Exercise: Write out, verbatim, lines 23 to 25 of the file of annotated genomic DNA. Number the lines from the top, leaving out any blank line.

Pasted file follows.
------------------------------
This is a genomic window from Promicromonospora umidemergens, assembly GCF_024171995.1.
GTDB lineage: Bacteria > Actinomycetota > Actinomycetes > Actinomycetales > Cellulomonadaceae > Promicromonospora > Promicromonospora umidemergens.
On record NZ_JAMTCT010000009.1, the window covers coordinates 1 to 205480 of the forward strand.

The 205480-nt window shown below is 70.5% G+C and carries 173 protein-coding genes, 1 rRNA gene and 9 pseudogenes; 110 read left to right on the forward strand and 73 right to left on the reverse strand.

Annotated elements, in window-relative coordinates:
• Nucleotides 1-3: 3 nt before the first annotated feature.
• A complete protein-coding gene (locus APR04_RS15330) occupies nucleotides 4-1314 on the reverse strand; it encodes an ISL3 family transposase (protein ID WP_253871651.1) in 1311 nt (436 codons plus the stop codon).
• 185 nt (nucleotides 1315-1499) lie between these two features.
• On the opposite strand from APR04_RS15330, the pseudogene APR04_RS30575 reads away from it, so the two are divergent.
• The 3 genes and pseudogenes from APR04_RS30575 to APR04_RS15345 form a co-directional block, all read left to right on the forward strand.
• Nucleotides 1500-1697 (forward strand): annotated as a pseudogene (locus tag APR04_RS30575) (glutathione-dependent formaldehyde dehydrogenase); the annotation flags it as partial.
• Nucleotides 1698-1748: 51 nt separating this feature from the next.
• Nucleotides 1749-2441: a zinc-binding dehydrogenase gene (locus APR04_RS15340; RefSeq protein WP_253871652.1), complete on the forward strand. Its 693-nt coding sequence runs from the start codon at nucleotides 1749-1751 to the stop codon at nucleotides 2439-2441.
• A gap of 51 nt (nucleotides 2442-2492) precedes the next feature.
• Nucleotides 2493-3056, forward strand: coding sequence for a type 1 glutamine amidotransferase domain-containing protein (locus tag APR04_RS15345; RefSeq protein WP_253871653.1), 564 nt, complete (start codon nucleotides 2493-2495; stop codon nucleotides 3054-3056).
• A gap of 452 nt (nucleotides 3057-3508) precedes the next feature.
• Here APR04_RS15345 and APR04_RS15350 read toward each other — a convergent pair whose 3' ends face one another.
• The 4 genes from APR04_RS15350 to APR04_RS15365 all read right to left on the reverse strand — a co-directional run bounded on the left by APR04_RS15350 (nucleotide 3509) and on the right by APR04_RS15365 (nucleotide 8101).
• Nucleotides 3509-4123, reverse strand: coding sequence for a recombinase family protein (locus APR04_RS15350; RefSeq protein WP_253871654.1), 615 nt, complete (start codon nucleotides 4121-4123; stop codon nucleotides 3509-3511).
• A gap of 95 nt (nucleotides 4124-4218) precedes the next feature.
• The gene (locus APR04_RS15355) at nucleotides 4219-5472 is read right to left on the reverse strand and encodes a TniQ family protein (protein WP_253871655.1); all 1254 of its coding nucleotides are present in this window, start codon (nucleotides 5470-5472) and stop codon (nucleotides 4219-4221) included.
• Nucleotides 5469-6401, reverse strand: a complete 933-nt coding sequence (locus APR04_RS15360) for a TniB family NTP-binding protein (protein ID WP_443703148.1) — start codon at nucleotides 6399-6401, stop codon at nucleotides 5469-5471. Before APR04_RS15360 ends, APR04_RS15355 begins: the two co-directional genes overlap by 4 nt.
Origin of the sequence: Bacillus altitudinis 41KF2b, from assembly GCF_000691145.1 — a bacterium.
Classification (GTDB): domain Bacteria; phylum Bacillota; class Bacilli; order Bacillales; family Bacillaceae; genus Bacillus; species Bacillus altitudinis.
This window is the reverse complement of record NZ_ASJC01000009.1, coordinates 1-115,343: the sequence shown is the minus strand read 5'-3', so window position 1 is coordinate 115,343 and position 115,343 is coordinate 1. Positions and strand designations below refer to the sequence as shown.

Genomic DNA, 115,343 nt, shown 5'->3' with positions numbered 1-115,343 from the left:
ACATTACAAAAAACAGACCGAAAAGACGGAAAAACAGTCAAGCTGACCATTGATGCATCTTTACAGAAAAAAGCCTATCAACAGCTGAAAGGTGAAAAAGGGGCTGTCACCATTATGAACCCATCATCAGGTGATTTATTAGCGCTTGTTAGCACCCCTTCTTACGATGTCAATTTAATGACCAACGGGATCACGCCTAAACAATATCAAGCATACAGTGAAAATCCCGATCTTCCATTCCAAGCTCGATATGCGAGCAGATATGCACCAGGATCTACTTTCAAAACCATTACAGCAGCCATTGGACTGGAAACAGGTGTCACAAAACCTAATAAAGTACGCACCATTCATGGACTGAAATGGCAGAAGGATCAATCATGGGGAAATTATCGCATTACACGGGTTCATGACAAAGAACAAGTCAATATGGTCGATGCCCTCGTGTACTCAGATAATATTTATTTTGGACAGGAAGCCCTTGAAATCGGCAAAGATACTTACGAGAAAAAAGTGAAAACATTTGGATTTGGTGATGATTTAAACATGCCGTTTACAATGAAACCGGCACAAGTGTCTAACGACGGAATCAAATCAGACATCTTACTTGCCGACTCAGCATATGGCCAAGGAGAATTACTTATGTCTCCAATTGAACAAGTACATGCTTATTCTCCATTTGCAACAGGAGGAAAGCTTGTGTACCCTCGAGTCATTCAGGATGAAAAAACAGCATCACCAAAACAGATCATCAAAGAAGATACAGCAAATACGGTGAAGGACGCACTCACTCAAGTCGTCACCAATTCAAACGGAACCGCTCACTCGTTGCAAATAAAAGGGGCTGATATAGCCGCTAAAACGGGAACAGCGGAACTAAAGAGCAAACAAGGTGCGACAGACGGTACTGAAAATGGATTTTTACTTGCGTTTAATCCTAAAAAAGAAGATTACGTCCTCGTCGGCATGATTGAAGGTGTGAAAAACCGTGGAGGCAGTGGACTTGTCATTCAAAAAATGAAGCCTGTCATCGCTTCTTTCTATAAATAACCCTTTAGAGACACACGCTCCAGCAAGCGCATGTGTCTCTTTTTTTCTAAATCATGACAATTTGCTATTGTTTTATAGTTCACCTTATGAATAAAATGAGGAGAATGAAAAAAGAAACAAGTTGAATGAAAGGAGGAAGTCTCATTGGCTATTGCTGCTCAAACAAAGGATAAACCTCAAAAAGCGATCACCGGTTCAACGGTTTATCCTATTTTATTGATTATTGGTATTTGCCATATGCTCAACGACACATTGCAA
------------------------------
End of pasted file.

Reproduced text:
Origin of the sequence: Bacillus altitudinis 41KF2b, from assembly GCF_000691145.1 — a bacterium.
Classification (GTDB): domain Bacteria; phylum Bacillota; class Bacilli; order Bacillales; family Bacillaceae; genus Bacillus; species Bacillus altitudinis.
This window is the reverse complement of record NZ_ASJC01000009.1, coordinates 1-115,343: the sequence shown is the minus strand read 5'-3', so window position 1 is coordinate 115,343 and position 115,343 is coordinate 1. Positions and strand designations below refer to the sequence as shown.